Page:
You talk of buying a Longranger. The L-1(C30P) is, in my opinion, the worst variant of the Longranger series. I have flown them a lot and they are easily outperformed by the LR, although I think the LR has a higher operating cost. I have run an L4 a bit and find it substantially better, but with a huge pricetag.

I would go with the 44, cheap, maintenance friendly and will keep up (or outperform) a jetranger.

My 2 cents.

 

hg12

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I have been working beside an R44 for most of the winter. My engineer and I walked around it a while ago. I was impressed by the simplicity of design. Talking with and watching the pilot(s) come and go I think you would have no problem at all with 3 passengers and 1/2 hour fuel. As far as the sling load, no worries at all. The machine is constantly lifting 6-800 lbs, as we are on a drill program. Additionally, after talking with one of the owners of the machine, I was very impressed with the margins they were returning off the machine. There is no way we could run a 206 for those numbers.

You talk of buying a Longranger. The L-1(C30P) is, in my opinion, the worst variant of the Longranger series. I have flown them a lot and they are easily outperformed by the LR, although I think the LR has a higher operating cost. I have run an L4 a bit and find it substantially better, but with a huge pricetag.

I would go with the 44, cheap, maintenance friendly and will keep up (or outperform) a jetranger.

My 2 cents.

 

hg12

 

 

HG just curious what altitudes were you running your L-1's / L-R's at as we find our L-1 / C30 far better at altitude than a L-R or definatly the R44. B)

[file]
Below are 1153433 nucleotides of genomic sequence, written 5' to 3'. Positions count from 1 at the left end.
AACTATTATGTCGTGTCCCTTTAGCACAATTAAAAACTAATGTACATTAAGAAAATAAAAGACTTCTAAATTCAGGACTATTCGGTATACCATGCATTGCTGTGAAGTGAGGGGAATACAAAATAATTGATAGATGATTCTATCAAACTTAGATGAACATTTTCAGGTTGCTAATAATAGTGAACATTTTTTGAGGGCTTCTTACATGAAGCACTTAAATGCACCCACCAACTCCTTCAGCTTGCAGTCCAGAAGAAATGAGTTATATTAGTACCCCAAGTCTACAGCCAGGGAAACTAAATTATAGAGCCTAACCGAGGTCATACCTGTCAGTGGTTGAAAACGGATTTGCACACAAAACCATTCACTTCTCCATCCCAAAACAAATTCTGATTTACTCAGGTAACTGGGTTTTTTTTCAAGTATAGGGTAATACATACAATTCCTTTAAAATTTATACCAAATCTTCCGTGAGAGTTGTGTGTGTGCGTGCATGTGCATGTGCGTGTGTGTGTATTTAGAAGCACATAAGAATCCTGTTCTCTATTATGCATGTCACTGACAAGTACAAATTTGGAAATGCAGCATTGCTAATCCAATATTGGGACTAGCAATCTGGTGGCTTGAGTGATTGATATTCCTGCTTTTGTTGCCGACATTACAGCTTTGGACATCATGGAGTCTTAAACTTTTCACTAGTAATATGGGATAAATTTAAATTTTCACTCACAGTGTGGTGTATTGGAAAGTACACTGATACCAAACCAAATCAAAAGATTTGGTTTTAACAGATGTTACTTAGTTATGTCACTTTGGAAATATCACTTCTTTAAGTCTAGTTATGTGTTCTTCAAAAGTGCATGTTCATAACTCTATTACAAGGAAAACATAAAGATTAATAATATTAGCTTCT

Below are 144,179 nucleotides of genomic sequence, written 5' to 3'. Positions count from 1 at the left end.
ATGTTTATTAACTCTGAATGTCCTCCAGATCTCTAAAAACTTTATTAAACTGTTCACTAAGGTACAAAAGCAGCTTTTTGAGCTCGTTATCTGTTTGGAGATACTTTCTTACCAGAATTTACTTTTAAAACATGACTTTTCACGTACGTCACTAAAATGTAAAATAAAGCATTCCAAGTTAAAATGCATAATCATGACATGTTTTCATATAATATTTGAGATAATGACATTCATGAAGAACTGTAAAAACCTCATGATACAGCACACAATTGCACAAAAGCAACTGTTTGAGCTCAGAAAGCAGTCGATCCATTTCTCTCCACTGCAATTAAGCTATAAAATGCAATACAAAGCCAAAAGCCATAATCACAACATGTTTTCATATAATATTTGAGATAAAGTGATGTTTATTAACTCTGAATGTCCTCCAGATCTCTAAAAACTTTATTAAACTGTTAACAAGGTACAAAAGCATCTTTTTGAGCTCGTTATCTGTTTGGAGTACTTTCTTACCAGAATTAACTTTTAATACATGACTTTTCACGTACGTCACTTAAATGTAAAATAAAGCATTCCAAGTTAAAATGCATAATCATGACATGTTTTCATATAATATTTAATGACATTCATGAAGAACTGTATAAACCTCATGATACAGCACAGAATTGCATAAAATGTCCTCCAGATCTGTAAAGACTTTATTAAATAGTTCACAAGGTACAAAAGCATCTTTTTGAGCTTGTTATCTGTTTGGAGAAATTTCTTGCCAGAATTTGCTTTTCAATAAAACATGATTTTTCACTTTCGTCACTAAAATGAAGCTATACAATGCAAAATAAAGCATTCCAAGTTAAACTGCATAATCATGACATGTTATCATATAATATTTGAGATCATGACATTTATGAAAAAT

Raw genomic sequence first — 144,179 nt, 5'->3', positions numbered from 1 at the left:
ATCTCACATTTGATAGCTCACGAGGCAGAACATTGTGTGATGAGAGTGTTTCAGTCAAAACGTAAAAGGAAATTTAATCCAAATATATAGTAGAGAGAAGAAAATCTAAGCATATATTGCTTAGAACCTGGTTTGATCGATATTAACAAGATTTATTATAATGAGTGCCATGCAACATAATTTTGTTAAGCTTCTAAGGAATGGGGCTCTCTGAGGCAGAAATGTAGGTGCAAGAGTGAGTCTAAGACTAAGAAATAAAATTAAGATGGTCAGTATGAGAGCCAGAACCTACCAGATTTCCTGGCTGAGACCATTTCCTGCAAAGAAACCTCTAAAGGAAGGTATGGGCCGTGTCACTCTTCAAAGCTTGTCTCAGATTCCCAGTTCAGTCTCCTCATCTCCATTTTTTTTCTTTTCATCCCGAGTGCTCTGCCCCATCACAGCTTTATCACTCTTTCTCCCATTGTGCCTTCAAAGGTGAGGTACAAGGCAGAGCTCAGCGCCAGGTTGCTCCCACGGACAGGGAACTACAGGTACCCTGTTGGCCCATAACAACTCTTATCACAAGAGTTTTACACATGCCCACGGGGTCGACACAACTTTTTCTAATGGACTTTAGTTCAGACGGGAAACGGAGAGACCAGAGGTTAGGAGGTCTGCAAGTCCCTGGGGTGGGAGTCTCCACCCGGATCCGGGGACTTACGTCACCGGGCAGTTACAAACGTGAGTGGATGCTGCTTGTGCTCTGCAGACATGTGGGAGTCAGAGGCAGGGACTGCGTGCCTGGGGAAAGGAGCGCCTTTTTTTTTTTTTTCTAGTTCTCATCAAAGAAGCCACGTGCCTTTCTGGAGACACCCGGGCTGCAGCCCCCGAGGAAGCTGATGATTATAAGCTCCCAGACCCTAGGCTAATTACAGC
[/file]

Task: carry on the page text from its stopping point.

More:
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Your right, the L-1/C30 will do better at altitude. I operated that machine for the most part on the prairies on fires. Probably highest density altitude I hit would have been around 3000'-3500'.

Definately to be taken into consideration, and overlooked on my previous post. I should also add that I have not worked around a R44 on a hot summer day at altitude. hmmmmm.

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If you are lifting 800 lbs with an R44:

 

A RavenII weighs in at about 1550lbs empty weight. Add 180lbs (for a light pilot). Add your 800 lbs on the hook.

 

You are now at 2530lbs and you haven't added any fuel yet. This machine grosses out at 2600 lbs. There is no provision for a higher external GW.

 

You have room for about 10 USgal of fuel. You are burning 15 to 17 Gal per hour.

 

You aren't going very far with that 800 lbs. (and my experience tells me that it would be a struggle just to get 800 lbs airborne with a R44II anyway). 600 lbs is a good grunt for this little popcan.

 

So does it out perform the old JetBox? Not quite in this aspect anyway.

 

cheers,

RTR

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You talk of buying a Longranger. The L-1(C30P) is, in my opinion, the worst variant of the Longranger series

 

The 206L came with a C20B

The 206L-1 came with a -C28

The 206L-3 comes with the -C30

 

The 206L with the C20B is a dog.

The 206L-1 is marginally better.

The 206L-3 with the -C30 is a very good aircraft.